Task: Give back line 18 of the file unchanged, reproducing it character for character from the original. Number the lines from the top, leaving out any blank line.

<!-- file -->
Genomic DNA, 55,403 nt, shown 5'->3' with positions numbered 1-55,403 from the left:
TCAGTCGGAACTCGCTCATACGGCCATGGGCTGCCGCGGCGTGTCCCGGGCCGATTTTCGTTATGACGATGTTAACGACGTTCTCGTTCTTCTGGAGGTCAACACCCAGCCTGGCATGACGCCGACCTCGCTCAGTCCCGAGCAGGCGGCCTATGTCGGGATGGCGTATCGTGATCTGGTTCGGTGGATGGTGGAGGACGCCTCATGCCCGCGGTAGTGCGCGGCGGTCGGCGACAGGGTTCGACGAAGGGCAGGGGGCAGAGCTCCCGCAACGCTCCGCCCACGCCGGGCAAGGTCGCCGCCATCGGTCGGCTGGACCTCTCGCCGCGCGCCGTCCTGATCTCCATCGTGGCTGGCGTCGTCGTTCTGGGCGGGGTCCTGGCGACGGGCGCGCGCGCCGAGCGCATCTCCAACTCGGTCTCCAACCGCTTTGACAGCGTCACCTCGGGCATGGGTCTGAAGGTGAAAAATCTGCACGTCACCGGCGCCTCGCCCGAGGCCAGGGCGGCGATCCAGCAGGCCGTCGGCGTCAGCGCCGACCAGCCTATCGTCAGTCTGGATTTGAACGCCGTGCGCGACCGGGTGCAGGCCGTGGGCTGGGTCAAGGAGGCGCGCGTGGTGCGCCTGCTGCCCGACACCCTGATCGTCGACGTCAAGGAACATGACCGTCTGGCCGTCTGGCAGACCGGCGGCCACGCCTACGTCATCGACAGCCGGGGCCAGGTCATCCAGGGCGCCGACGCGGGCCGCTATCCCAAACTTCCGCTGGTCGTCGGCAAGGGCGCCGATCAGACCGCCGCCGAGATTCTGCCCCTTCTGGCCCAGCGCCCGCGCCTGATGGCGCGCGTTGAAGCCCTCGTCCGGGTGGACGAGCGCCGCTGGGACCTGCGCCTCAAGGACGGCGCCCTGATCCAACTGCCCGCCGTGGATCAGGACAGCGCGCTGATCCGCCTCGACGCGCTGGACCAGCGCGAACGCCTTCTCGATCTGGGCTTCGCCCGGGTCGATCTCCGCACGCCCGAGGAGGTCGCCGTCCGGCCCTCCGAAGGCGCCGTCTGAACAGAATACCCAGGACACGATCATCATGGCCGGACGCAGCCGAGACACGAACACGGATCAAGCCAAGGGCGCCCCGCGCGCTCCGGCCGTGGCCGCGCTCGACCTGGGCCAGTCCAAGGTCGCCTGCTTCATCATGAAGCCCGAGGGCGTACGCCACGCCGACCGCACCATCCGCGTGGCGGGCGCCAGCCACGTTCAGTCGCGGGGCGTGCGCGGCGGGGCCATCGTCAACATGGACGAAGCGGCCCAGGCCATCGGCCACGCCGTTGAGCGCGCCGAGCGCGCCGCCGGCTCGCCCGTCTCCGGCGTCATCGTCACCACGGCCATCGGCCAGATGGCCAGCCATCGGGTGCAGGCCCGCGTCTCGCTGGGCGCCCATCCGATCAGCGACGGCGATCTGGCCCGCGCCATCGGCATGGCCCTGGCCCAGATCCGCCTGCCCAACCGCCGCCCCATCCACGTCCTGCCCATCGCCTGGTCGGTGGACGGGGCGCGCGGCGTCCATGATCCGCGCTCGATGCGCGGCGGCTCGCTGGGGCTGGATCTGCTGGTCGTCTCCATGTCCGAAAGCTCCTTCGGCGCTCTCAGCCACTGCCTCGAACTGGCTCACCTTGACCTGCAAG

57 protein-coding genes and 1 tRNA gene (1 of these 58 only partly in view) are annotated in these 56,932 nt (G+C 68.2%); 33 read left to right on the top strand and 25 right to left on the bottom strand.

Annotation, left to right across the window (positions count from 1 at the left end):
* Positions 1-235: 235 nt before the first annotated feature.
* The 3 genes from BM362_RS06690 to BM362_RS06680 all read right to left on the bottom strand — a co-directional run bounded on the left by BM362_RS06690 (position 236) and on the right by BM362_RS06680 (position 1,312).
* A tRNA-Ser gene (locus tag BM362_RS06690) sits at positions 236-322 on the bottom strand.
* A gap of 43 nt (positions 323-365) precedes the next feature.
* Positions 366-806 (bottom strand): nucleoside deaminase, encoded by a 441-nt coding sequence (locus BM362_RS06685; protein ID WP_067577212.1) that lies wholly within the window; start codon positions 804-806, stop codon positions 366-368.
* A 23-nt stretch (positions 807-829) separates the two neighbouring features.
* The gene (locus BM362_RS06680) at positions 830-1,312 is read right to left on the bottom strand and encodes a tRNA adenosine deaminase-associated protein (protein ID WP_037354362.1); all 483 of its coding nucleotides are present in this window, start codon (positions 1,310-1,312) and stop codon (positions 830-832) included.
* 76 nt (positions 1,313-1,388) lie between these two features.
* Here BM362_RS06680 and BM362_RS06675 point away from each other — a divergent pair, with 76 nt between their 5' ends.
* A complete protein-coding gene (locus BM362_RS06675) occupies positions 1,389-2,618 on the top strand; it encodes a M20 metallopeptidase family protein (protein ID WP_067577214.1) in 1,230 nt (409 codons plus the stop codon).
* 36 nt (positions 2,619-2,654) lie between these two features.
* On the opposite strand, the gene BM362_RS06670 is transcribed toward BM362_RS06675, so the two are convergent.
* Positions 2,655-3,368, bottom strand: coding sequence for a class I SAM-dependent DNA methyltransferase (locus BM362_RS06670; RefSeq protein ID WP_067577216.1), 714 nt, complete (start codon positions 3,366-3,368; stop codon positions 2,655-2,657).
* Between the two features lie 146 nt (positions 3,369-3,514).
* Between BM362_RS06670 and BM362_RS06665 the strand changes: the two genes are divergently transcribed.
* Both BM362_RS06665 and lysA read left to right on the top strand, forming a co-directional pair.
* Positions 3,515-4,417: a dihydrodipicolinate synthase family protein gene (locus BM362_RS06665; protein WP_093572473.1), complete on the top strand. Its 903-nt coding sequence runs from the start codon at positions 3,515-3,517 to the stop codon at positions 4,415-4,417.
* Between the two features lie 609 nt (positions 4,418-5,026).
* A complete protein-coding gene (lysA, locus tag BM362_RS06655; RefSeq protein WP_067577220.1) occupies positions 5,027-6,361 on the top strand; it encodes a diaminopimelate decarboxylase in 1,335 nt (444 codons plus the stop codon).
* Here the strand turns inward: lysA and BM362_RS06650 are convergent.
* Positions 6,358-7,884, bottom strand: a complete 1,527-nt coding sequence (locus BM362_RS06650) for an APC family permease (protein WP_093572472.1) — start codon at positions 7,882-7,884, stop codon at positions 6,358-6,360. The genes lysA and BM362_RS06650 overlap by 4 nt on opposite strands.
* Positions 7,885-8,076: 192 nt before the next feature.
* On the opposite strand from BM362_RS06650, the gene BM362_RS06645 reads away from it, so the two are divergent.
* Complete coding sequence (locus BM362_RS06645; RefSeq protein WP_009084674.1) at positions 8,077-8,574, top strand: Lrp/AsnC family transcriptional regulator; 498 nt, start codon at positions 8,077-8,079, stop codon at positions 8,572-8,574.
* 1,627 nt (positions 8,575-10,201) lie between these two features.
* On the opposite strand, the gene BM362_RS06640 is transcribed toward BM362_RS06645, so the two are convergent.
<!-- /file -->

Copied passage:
* Between the two features lie 146 nt (positions 3,369-3,514).